Do You Know What to Do if Your Young Athlete Gets a Concussion?
Share This :
It used to be that concussions were something you only had to worry about if you were a football player or an elite athlete. But in December, reports indicated that concussions have become an epidemic for kids in Canada.
And it’s not just Canadian kids sustaining these injuries—concussions happen pretty much everywhere.
Dr. Lisa Fischer, who works at the Fowler Kennedy Sports Medicine Clinic, where they saw over 2,000 head injuries in the last year, was quoted as saying, “There’s been a lot of attention paid to elite athletes, but the real problem and the real focus needs to be on youth. These kids are getting hurt. And they don’t understand concussion. They don’t act on concussion, or they’re ignoring concussion.”
Rowan Stringer, a high-school rugby captain, tragically lost her life because nobody yet understood the full impact of head injuries. But thanks to Rowan’s Law—a new regulation that will increase awareness about how to prevent and treat concussions—parents, coaches, teachers and anyone working with kids will be more equipped to react properly when faced with a child who has a possible concussion.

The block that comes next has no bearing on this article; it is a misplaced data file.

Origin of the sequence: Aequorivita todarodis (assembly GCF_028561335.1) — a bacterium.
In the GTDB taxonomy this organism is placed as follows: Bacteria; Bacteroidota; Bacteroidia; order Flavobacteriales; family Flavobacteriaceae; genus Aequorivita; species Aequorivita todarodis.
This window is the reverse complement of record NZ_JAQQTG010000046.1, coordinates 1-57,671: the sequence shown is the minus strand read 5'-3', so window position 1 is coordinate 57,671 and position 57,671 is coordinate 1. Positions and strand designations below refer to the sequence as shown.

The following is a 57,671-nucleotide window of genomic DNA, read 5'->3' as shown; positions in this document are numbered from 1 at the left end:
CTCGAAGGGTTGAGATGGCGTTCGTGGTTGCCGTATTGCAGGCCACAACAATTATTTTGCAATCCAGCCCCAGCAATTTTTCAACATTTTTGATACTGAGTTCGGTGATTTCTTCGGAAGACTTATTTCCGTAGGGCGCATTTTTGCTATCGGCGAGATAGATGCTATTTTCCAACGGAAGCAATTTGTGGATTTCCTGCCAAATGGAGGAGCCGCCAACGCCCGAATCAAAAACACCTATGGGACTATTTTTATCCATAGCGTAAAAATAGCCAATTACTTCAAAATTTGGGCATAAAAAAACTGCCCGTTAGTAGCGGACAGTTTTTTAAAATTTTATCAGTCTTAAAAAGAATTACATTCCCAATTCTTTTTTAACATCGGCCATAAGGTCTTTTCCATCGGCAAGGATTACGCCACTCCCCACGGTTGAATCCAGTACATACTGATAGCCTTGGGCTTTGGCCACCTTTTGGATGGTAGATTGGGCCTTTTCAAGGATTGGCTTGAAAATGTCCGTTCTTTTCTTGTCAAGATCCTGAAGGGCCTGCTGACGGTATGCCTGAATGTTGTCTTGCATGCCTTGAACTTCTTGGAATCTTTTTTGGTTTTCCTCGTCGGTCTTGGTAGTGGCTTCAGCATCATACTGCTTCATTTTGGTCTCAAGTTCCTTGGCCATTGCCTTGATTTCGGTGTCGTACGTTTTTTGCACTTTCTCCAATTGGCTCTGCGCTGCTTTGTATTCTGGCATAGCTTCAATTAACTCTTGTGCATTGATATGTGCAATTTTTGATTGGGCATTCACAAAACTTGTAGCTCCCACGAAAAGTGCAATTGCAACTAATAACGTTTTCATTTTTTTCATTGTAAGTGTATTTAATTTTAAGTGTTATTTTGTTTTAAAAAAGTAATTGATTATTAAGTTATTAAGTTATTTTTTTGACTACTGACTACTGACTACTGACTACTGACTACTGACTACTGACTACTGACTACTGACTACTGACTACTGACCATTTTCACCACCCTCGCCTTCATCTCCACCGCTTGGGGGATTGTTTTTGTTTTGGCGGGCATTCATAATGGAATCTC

If you suspect a young athlete might have a concussion, make sure they get plenty of rest. That could mean taking a few days off from school, and it certainly means avoiding sports participation until the symptoms go away. But before young athletes return to the field of play, make sure to get a proper diagnosis from a doctor. Even when kids seem like they’re back to normal, it might still be too soon to send them back onto the field.
No matter what, it’s best not to rush back to sports after a concussion. This infographic by Parachute Canada includes, among other things, when to rest after an injury, when it’s permissible to begin aerobic activity and when kids truly are ready to get back on the field and play.
This is information we can’t afford not to know. Even if your young athlete doesn’t play sports, a simple fall from the monkey bars can result in a concussion. Get to know the signs of what to look for. When in doubt, seek medical attention after any injury to the head.
Lori Fireman is a contributor to Active for Life, a nonprofit organization committed to helping parents raise happy, healthy, physically literate kids. For more articles like this one, please visit ActiveforLife.com.
National data actively tracking the safe return of youth sports activitiesSee the map